When I taught English, I enjoyed having fun with my students. One of the best ways to have fun in an English class is to play with words.

My classes reacted positively when I introduced them to palindromes - words, sentences, and numbers that read the same way backwards and forwards.

The most famous palindrome is "Madam, I'm Adam." That phrase has been around for more than 100 years. Once you see those three words together, then finding other palindromes becomes a lifelong hobby.

I recall some of my students trying to create their own palindromes. Some of them made no sense, but the letters worked, One young pupil wrote "In words, drown I." So fitting for an English student!

Other famous examples of palindromes are:

A man, a plan, a canal - Panama!

Able was I ere I saw Elba.

Was it a bar or a bat I saw?

A nut for a jar of tuna.

You can even use people's names as palindromes - Hannah, Bob - or small phrases -" stressed desserts" and "a Toyota."

Once you've had your fill of palindromes, then you can move on to malapropisms - a ludicrous misuse of words, usually caused by resemblance in sound.

One of my favorite malapropisms is "We rode an alligator to the top of the Empire State Building." That was spoken by a young man who shall remain nameless in the hope of not embarrassing him.

How about "He used biceps to deliver the baby," or "His father is retarded on a pension," or "He's a wealthy typhoon."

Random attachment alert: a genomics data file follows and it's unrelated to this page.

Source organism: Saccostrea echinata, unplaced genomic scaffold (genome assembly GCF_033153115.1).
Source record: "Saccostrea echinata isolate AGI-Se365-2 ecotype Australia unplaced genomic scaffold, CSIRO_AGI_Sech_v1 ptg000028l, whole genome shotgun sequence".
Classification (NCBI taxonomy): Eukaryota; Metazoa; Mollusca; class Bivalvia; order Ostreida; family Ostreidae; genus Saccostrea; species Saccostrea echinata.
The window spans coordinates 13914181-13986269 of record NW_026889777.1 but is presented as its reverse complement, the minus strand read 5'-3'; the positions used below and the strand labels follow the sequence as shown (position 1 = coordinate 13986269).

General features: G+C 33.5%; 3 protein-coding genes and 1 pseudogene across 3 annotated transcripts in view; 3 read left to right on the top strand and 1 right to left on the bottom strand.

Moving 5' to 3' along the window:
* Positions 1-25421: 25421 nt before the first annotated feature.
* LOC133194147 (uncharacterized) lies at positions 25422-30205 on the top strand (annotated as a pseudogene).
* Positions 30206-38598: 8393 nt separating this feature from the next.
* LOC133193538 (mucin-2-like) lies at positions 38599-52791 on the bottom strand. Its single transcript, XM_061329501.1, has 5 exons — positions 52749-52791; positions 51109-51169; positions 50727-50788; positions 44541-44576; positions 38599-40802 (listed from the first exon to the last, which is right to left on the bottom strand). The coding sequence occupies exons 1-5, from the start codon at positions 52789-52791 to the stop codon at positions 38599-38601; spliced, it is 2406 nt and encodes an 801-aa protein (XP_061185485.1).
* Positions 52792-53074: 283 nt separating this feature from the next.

When someone says, "A lot of water has flown under the bridge…." We know that he means "flowed," but we laugh anyway. If someone asserts that there are no "phonographic pictures" allowed, we snicker. And, as a friend tells you that her husband knows all of the "erroneous" zones, you crack up.

Finally, a third kind of word play is a Tom Swiftie - and the easiest way to explain it is to give a few examples:

"That's no beagle, that's a mongrel," she muttered.

Or - "The fire is going out!" he bellowed.

I could have been a baker, but there was no dough in it.

"Someone's at the door," she chimed in.

"Your embroidery is sloppy," she needled cruelly.

And, "I ordered chocolate, not vanilla," I screamed.

Teaching English was a great profession. Having so many words at my disposal made each day different. A love of the language has stayed with me throughout life. I wish the same for you, dear reader.

IF YOU WOULD LIKE TO CONTACT DR. SMITH, SHE CAN BE REACHED AT HER EMAIL ADDRESS: JSMITH1313@CFL.RR.COM [1] OR IN CARE OF THIS NEWSPAPER.